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Ballet Talk for Dancers

back flexability


Danny

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I was told that back flexability is predominantly genetic and limited by joint structure in the spine and lower back. I've noticed that with the girls in my class (which is everyone else) the upper torso is basically perpendicular to their pelvis in arabesque or combouree-back (sp?).

 

Anyone have any more insight on this? What are some exercises that I could do to improve back flexability in a safe manner?

 

Thanks.

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Flexibility in any joint is limited in part by bone structure, but also by muscle, fascia, connective tissue and skin for that matter. Genetic differences are associated with all individual differences, including obviously flexibility. The major genetic influence is sex—females tend to be more flexible than males. Active people tend to be more flexible than inactive people; younger people tend to be more flexible than older people; and everyone tends to be more flexible when his or her joints are warmed.

 

And just when you thought it was getting complicated enough, there are two types of flexibility. One is static (essentially, the range of motion in a joint) and the other is dynamic (essentially the resistance present in a joint as it moves through its range of motion).

 

Having said all of that, flexibility is much more influenced by practice than by genetics. Everyone can become more flexible, though the amount of improvement will obviously be influenced by all the factors above.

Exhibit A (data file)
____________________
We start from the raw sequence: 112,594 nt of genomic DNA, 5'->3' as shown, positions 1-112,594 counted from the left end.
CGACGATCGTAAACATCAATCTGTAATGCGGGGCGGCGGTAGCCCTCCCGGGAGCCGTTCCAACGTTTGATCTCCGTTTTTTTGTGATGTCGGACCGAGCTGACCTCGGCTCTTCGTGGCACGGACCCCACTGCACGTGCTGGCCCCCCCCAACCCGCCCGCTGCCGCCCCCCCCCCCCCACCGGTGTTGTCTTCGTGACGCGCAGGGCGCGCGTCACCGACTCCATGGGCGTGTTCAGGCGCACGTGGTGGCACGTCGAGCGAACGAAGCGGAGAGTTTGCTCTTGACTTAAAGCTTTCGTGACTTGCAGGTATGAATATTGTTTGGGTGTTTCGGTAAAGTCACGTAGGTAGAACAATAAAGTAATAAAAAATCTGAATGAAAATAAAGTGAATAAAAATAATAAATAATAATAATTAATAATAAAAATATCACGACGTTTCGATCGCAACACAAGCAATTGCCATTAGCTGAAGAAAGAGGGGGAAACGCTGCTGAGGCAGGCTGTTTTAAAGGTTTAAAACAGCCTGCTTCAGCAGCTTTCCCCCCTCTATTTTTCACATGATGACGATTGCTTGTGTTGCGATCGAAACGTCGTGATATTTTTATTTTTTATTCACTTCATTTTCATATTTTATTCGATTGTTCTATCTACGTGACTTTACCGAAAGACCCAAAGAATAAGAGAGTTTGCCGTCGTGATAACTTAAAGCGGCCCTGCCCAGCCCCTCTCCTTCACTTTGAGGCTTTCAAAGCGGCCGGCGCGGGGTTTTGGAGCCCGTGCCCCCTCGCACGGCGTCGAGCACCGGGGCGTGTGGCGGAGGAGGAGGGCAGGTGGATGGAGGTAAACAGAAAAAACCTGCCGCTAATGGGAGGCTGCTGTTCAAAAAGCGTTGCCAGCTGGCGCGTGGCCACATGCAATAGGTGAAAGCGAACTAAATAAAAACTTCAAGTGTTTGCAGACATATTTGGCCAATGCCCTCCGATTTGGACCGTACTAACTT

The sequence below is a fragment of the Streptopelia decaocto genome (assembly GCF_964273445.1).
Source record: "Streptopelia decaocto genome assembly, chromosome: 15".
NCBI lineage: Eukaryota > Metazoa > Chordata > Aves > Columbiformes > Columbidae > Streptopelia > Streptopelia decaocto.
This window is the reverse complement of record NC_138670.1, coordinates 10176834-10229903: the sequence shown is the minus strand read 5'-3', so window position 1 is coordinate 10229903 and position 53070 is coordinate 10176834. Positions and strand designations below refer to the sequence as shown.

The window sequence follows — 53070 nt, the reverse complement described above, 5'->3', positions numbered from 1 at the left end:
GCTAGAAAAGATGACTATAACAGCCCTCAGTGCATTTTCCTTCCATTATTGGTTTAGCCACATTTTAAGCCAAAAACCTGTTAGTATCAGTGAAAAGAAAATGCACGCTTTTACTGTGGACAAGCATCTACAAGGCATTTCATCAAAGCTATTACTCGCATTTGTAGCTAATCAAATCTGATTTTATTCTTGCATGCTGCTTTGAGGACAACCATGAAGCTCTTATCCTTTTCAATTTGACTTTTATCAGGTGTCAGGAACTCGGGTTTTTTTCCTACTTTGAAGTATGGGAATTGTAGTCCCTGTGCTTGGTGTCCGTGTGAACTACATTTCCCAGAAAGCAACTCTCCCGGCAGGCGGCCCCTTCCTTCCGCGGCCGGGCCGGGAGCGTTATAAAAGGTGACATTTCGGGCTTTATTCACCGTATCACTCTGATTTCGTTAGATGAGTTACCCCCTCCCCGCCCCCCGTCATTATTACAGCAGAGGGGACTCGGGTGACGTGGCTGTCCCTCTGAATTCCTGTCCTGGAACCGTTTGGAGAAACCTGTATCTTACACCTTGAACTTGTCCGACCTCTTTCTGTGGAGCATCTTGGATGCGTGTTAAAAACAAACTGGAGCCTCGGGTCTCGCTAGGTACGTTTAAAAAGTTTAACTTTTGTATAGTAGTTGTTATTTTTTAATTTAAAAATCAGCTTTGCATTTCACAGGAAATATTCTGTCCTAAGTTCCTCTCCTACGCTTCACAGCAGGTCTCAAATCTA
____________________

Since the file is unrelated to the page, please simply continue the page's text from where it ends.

Back muscles are stretched by rounding the back (i.e., contracting all the muscles of the front torso), which is something that ballet dancers don’t do very often, but which modern dancers do frequently.

 

In arabesque, your torso should be lifted. The muscles that really get stretched in arabesque are the psoas muscles, which though they attach to the spine, are not usually considered back muscles.

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Danny, the arabesque line demands that the torso reach diagonally forward and up during the position. If you look carefully at the people in your class, you'll note that they are lifted out of the supporting leg, and slightly opened from the hip, which provides them more freedom of movement in the arabesque, and also to get the working leg higher. Further, in a cambré to the back, the first bending happens over the lumbar vertebrae, about right below the shoulder-blades. Additional vertebrae come into play as you get more and more advanced. A cambré isn't exactly the same thing as a backbend. There's an art to it. That's why there's ballet.

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Thanks Mel, Gary,

 

I watched some of the other dancers last night actually and everything you guys said was apparent, especially about opening the hip. This whole concept about lifting is still a little new to me. Although you guys and my teachers say it often I'm not sure how to get my body to do it correctly. But now I know to concentrate on it.

 

As a sidebar, it looks to me that a nice arabesque line and eventually a penche is like a straddle splits but tipped up. Is that a correct analogy or they completely different. If they are the same then I should be more worried about improving my splits.

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Actually, a straddle split is a side split. A regular split is sometimes called a front split. Splits are useful in building the flexibility needed for arabesque, and other poses and steps. At the same time, the student has to gain the strength to put the legs there when working against gravity, as opposed to with gravity, which is how splits work.

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